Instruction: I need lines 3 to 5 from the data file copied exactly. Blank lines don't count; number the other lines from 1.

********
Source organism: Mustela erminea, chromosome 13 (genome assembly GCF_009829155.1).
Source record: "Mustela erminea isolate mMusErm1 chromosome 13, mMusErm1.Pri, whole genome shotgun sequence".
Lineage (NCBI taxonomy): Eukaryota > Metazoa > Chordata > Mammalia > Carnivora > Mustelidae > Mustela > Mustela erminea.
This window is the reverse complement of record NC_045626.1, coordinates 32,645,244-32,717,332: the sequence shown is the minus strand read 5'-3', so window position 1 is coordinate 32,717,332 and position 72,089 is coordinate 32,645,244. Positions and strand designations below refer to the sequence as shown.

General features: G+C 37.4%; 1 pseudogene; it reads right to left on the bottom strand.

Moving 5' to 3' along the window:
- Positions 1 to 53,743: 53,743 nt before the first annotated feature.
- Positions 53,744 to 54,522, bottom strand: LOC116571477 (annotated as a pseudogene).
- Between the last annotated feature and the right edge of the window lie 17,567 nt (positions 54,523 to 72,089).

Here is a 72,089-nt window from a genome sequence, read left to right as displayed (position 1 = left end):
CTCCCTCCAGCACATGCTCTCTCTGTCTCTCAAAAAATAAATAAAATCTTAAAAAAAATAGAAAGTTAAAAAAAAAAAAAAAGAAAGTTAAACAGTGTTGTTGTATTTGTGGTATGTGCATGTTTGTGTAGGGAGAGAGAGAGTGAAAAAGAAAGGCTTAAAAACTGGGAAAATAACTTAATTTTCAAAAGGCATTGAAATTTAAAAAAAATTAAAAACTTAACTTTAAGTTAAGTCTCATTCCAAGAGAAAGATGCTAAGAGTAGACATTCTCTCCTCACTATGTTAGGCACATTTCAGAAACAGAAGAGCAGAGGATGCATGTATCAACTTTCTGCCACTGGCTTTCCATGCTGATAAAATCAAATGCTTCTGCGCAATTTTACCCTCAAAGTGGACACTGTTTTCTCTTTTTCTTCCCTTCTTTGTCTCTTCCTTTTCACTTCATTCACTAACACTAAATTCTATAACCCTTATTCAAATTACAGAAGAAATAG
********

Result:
Lineage (NCBI taxonomy): Eukaryota > Metazoa > Chordata > Mammalia > Carnivora > Mustelidae > Mustela > Mustela erminea.
This window is the reverse complement of record NC_045626.1, coordinates 32,645,244-32,717,332: the sequence shown is the minus strand read 5'-3', so window position 1 is coordinate 32,717,332 and position 72,089 is coordinate 32,645,244. Positions and strand designations below refer to the sequence as shown.

General features: G+C 37.4%; 1 pseudogene; it reads right to left on the bottom strand.